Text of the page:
South Korea raises heat alert to highest amid sweltering weather

By Reuters   August 1, 2023 | 08:14 pm PT
South Korea raises heat alert to highest amid sweltering weather
Commuters walk on a zebra crossing in Seoul, South Korea. Photo by Reuters/Kim Hong-Ji
South Korea raised the hot weather warning to its highest, the first time in four years, as parts of the country roasted in temperatures over 38 degrees Celsius (100.4 F), the interior and safety ministry said on Wednesday.

The scorching heat is estimated to have killed 23 people across the country, more than triple the record of seven during the same period last year, local media reported citing firefighting authorities.

The official temperature, measured in the city of Yeoju, south of Seoul, hit 38.4C on Tuesday, the Ministry of the Interior and Safety said.

South Korea raised the heat warning level in its four-tier system to the highest as of 6 p.m. on Tuesday, the first time since 2019.

The highest "serious" warning is issued when the apparent temperature is expected at 35C or higher in at least 40% of the country's 180 regions for three or more days. It can also be issued when the apparent temperature is likely to be 38C or higher for three or more days in 10% of the country.

The highest daily temperature on Wednesday is expected to reach 35C in the capital Seoul, the weather agency said.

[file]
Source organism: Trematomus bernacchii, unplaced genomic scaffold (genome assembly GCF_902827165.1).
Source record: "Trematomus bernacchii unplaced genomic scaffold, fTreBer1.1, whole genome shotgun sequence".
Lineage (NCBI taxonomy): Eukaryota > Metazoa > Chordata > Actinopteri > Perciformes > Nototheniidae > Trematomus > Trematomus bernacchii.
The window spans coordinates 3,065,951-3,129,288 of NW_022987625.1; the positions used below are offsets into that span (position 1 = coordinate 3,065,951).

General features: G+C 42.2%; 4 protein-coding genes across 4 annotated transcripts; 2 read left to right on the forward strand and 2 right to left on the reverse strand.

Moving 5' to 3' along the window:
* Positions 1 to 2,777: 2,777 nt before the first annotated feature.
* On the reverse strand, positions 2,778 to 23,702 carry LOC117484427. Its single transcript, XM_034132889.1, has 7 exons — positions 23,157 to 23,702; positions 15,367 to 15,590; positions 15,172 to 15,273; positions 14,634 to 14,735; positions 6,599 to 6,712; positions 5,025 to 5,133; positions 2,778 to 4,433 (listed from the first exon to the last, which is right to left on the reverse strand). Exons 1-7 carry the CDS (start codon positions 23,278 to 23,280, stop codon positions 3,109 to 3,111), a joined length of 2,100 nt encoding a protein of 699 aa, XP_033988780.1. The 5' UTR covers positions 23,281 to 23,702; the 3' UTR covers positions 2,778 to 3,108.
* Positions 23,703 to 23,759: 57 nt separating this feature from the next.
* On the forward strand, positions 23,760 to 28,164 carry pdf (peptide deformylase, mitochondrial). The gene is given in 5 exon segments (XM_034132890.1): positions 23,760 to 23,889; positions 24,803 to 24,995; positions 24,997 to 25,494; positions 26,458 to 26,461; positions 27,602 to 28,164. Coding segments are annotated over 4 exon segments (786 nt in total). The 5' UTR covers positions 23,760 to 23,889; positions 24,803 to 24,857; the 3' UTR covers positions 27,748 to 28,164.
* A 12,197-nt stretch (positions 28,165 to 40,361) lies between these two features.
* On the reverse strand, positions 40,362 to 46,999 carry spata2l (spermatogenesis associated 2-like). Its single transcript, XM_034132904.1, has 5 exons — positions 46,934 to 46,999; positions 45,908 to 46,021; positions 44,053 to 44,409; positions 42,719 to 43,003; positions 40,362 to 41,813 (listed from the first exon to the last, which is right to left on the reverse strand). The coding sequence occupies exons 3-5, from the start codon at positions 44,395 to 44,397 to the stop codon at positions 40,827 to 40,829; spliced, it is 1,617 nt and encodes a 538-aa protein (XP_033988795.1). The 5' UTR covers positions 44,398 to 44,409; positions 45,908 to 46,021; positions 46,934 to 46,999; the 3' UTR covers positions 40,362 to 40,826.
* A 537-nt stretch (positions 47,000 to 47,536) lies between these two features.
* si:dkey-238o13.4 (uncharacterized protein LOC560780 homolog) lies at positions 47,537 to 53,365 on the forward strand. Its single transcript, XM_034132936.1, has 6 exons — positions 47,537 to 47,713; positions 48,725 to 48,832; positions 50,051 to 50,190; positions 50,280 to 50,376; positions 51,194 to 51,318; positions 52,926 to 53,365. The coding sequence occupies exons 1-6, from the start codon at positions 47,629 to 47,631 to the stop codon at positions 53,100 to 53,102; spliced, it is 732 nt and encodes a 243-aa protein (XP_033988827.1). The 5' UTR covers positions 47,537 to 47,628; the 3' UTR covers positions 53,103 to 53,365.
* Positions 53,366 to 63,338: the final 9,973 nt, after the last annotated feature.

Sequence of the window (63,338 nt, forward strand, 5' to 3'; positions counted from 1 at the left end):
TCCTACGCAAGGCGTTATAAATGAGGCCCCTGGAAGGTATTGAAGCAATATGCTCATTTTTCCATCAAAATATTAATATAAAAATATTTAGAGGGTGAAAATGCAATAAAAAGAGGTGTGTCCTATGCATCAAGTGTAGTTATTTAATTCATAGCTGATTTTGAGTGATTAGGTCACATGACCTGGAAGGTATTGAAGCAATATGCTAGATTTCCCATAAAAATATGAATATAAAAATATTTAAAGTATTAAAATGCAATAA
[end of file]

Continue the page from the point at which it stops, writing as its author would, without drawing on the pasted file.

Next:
The government said it expected high temperatures to persist with oppressive humidity for the coming days, with the apparent temperature likely to hover around 35C in most parts of the country.

President Yoon Suk Yeol on Tuesday urged officials to step up measures to prevent further casualties, especially for people working outdoors, the elderly citizens and those living in makeshift houses without adequate air conditioning systems.

Near Yoon's office on Wednesday, construction workers held a press conference and called for concrete countermeasures.

"Under the current conditions, construction workers' heat deaths are 'expected deaths,'" the Korean Confederation of Trade Unions said in a statement.

The growing frequency and intensity of severe weather is symptomatic of global, human-driven climate change, experts in the field say, with heatwaves in much of the world expected to persist through August.

North Korea is also battling the unrelenting heatwave with highest daily temperatures forecast to hover around 35C to 37C by Thursday, state media reported.

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